Staff Publications

Staff Publications

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    'Staff publications' is the digital repository of Wageningen University & Research

    'Staff publications' contains references to publications authored by Wageningen University staff from 1976 onward.

    Publications authored by the staff of the Research Institutes are available from 1995 onwards.

    Full text documents are added when available. The database is updated daily and currently holds about 240,000 items, of which 72,000 in open access.

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Record number 357201
Title Foot and mouth disease virus transmission among vaccinated pigs after exposure to virus shedding pigs
Author(s) Orsel, K.; Jong, M.C.M. de; Bouma, A.; Stegeman, J.A.; Dekker, A.
Source Vaccine 25 (2007)34. - ISSN 0264-410X - p. 6381 - 6391.
Department(s) Quantitative Veterinary Epidemiology
CIDC - Division Virology
Publication type Refereed Article in a scientific journal
Publication year 2007
Keyword(s) infection - cattle - reduction - responses - calves - sheep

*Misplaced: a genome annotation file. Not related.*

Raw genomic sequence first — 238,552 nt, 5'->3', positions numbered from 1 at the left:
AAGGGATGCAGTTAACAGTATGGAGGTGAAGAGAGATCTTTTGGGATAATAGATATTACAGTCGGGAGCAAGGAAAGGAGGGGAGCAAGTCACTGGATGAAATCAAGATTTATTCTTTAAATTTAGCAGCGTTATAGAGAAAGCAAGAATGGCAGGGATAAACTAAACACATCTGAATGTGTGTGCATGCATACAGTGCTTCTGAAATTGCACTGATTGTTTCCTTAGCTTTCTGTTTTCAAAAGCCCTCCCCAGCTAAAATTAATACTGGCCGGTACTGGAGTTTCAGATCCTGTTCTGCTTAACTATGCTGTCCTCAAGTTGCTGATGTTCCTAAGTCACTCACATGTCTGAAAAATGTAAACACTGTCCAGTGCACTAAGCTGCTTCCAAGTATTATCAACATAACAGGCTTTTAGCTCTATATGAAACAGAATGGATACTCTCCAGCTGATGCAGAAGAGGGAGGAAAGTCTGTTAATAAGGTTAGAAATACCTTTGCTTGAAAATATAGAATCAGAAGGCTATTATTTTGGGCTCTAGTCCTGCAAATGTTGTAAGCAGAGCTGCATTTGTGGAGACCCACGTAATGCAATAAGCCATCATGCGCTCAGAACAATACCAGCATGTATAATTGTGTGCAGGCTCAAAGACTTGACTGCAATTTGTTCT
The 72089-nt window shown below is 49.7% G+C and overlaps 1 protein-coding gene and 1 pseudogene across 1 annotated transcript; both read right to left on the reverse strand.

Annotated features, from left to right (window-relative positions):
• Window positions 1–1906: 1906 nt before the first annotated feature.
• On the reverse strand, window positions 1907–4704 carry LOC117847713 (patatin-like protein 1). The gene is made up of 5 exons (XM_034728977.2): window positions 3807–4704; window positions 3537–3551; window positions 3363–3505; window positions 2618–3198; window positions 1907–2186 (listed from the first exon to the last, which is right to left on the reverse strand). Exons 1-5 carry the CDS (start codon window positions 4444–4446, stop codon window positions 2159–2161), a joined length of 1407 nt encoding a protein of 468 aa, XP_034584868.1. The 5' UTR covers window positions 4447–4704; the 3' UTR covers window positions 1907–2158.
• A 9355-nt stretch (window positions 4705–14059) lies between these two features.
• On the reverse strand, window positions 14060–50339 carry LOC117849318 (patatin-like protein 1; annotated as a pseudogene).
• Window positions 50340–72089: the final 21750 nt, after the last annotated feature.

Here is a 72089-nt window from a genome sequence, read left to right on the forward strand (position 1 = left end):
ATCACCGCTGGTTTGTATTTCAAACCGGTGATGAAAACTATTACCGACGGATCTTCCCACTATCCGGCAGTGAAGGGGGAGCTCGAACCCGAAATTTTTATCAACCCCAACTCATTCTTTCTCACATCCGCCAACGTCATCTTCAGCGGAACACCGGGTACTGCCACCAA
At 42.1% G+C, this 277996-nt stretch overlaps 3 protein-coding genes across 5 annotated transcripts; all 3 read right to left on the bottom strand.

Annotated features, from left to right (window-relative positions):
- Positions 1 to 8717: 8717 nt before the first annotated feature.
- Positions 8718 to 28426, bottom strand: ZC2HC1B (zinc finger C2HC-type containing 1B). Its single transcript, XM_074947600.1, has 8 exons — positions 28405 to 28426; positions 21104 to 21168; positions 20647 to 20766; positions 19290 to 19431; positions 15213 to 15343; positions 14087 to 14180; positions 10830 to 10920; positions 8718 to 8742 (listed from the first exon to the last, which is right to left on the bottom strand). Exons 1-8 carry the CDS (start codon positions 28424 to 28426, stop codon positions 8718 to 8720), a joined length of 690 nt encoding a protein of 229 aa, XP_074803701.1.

Abstract The aim of this study was to design a transmission experiment that enabled quantification of the effectiveness of vaccination against foot and mouth disease (FMD) virus in groups of pigs. Previous experiments showed that intradermal injection of pigs with FMD virus 14 days after vaccination was not suitable to start an infection chain, as inoculated vaccinated pigs resisted challenge. Therefore, we carried out two experiments in which we used direct contact to a non-vaccinated pig as route of infection. In the first experiment only the vaccine effect on susceptibility was quantified by exposing pigs, either vaccinated 14 days before or not vaccinated, each to a non-vaccinated seeder pig inoculated with FMD virus O/NET/2001. Since no significant differences were observed between contact infections in vaccinated or non-vaccinated pigs, we performed a second experiment in which both susceptibility and infectivity were subject to vaccination. We quantified virus transmission in homogenous groups of vaccinated or non-vaccinated pigs in which the infection chain was started by exposure to a third group of non-vaccinated infected pigs. Transmission occurred to all contact-exposed pigs in the non-vaccinated groups and to 9 out of 10 contact-exposed pigs in the vaccinated groups. The rate of transmission (ß) was significantly reduced in the vaccine group. Yet, the estimated reproduction ratio in both groups was still above 1. In conclusion, by adjusting our transmission study design and challenge method, we were able to quantify transmission of FMDV among vaccinated pigs. According to this study a single vaccination was not sufficient to stop pig to pig virus transmission. With these results major outbreaks may still be expected, even in groups of vaccinated pigs.
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